By Danny restivo
The Ohio Attorney General’s office is asking city officials to participate in another round of negotiations over the former Ohio Leather Works site.
In a letter sent to Mayor James J. Melfi from George Horvath, senior assistant attorney general of the environmental enforcement section, Horvath offered city representatives an “opportunity to participate in settlement discussions.”
In May, the director of the Ohio Environmental Protection Agency requested Attorney General Mike DeWine to file suit against the property owner of the former Ohio Leather Works Site.
Mike Settles, Ohio EPA spokesman, said the agency had issued violations and findings to Navy Friends Inc. and Berk Realty Inc., both based in Maryland, but little change had occurred.
“They did not fully comply with our orders, so we sent it to the attorney general’s office,” Settles said.
A spokesman for the attorney general’s office is hoping to get city officials, Navy Friends and Berk Realty representatives together to resolve the issue amicably before a suit can be filed.
Navy Friends did not return phone calls. The Vindicator could not find a number for Berk Realty.
“The goal is to reach a settlement with all parties involved,” said Mark Moretti, the attorney general’s public-information officer. The office did not set a date or location for the discussions.
Ohio Leather Works operated along U.S. Route 422 for more than 70 years, taking skin hides from stockyards in Chicago and making leather apparel, until the tannery closed in 1971.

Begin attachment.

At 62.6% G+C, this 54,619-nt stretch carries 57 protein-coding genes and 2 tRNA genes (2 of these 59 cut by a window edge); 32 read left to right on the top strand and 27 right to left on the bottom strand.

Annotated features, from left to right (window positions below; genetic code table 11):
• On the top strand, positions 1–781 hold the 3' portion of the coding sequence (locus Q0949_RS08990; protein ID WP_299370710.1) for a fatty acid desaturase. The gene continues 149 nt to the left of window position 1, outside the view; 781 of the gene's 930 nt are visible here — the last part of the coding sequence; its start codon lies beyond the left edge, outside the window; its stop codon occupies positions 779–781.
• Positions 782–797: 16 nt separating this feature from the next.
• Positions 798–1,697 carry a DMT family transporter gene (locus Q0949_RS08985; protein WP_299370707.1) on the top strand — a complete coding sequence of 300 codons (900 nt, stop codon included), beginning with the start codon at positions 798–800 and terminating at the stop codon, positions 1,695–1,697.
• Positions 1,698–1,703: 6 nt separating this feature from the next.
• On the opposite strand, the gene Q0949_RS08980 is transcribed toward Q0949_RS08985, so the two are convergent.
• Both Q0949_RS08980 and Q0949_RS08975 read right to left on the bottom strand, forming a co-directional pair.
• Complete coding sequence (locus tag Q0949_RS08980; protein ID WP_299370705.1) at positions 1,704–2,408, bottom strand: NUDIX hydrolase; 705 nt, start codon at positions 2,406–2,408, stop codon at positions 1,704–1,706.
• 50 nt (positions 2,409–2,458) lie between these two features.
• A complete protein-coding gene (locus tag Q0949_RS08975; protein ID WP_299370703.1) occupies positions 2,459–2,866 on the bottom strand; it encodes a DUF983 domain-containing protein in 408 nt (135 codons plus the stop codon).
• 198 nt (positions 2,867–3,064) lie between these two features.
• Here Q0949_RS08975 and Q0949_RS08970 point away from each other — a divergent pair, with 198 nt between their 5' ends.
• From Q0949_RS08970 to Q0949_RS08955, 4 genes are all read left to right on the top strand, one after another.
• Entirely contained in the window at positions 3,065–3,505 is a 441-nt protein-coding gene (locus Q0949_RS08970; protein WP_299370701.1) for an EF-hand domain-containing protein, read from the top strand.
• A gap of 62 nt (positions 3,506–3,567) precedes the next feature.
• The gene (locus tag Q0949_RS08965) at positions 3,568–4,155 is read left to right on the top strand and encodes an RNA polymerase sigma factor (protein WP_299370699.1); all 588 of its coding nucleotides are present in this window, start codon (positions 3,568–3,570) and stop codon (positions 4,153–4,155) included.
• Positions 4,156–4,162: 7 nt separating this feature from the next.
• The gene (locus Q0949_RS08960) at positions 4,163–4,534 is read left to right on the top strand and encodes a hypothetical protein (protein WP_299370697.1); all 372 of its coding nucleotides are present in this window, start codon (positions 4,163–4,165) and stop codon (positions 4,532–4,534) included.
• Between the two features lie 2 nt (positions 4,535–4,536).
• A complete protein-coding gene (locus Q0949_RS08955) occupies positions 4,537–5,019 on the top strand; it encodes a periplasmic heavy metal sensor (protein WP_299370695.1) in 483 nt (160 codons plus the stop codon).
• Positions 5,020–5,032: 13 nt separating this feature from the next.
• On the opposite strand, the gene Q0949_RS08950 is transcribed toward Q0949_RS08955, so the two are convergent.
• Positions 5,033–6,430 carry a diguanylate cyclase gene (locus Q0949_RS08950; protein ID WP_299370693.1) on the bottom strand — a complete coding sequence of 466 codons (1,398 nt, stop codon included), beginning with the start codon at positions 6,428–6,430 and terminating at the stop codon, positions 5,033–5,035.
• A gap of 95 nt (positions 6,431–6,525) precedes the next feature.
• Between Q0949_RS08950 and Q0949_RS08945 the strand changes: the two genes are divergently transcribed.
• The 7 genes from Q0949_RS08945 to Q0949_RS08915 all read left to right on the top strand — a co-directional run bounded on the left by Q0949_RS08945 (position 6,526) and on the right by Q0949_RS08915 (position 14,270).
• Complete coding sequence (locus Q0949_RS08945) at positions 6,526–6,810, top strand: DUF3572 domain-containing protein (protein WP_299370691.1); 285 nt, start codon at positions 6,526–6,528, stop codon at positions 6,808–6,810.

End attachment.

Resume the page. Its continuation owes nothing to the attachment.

According to Vindicator records, Maryland investors bought the structure in 1995 with plans of turning it into an apartment complex, but arson gutted the facility that year.
After the fire, the city razed the building and placed the $75,000 cost on Navy Friends before working with the Ohio EPA in an effort to negotiate with the property’s owner.
Since 1998, the EPA has found a series of hazardous-waste violations, including traces of hexavalent chromium, the chemicals used on leather.
Melfi hopes the negotiations will result with the city obtaining the property. He said past discussions with the property’s owners have been less than satisfactory.
“We thought a couple years ago we had a done deal,” he said. “We get close, and then they bail out.”
He said his goal for the property is simple.
“The property has been idle since 1970, we just want to bring it back to productivity,” Melfi said.